China’s declining stock market has resulted in a sharp decrease in the market capitalization of the two bourses in Shanghai and Shenzhen. The market value of the Shanghai and Shenzhen bourses plummeted to 42.74 trillion yuan (about 6.5 trillion U.S. dollars) on Friday’s closing of market, down nearly 9% from the previous week. There are 1,081 and 1,747 listed companies in the Shanghai and Shenzhen stock markets, where the price-earnings ratio were 14.54 and 41.38 respectively. China’s has the world’s second-most capitalized stock market behind the United States, after overtaking Japan a year ago. After a bearish week, the Shanghai and Shenzhen bourses were valued at 24.26 trillion yuan and 18.48 trillion yuan respectively by the close of market on Friday.
Amid global market turbulence accompanying lackluster domestic economic data, the benchmark Shanghai index lost 8.96% to end at 2,900.97 points, and the Shenzhen index shrank 8.18% to close at 9,997.92 points over the week. On Saturday, China’s securities watchdog vowed to learn a lesson from the stock market rout. “Wild market swings revealed our supervision and management loopholes,” said Xiao Gang, head of the China Securities Regulatory Commission, at a national conference on securities market regulation. “We will improve regulation mechanisms, intensify supervision and guard against risks so as to create a stable and sound market,” Xiao said.
This week the Chinese government will attempt to take back control of the narrative. The release of its 2015 economic growth estimate on January 19 provides an opportunity for Beijing to argue that a renewed outburst of stock market chaos and currency policy confusion over recent weeks was just surface noise, while the underlying economy remains sound. That China’s once vaunted economic managers suddenly find themselves in this position is a reminder of how dramatically they too can be wrong-footed by events, albeit ones that were under their control until a series of self-inflicted policy errors. Until China’s stock market bubble burst on June 15 — President Xi Jinping’s birthday of all days — the rest of the world was obsessed with the country’s downwards economic growth trajectory.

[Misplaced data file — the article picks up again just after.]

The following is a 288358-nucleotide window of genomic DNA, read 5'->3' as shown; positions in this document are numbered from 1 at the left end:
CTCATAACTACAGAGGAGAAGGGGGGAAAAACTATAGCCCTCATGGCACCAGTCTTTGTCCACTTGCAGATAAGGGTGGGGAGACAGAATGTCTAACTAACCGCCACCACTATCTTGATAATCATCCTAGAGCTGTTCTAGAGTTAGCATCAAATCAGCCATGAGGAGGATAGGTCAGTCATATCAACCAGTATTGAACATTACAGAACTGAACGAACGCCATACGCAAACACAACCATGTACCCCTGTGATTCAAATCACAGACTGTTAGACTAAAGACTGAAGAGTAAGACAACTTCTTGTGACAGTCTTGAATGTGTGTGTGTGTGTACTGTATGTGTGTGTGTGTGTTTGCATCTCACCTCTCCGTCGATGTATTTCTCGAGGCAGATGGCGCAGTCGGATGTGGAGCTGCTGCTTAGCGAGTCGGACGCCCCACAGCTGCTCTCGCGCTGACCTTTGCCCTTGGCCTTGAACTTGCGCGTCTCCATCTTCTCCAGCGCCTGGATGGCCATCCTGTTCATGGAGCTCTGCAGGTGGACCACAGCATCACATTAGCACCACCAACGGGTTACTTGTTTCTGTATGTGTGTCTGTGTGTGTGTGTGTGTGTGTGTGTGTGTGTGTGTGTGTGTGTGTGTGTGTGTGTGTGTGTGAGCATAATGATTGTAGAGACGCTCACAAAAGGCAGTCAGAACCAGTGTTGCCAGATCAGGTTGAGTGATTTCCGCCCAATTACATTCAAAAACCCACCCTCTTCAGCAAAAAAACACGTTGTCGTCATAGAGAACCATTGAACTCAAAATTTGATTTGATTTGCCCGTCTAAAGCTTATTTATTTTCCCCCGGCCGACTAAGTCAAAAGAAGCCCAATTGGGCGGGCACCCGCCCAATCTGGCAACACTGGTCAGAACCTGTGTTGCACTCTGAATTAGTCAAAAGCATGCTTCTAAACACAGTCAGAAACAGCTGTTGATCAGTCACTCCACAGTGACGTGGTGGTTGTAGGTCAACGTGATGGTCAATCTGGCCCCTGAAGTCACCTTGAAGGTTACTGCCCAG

An ill-advised stock market rescue in July, followed by a poorly communicated currency policy adjustment in August, gave the world a bigger issue to worry about — the competence of China’s leadership, or lack thereof. In this context, the second and third quarter gross domestic product estimates, in line with the government’s 7% growth target, were reassuring. Chinese officials now freely admit that the country’s growth story is a tale of two economies. There is the bad old industrial economy — credit-fuelled and investment-led, resulting in chronic overcapacity and unsold apartment blocks. And there is the good new services economy — innovative and consumption-driven. Their key point is that the rise of the latter will balance the decline of the former, as has been the case this year.
As a result, they argue, the overall economy will hum along at a “sustainable” rate of about 6.5% over the next five years. This spells trouble for the African, Australian, Russian and South American commodity producers who have grown fat off Chinese demand over the past 20 years. But it should benefit European and US service providers, market access permitting, as well as Japanese and South Korean gadget makers. If only it were that simple. There are at least two known unknowns that could disrupt China’s smooth glide path. The first is what happens to rust-belt regions that have plenty of the old economy but not much of the new. “It will be very difficult for those who work in the old economy to transition into the new economy,” says Chen Long, China economist at Gavekal Dragonomics.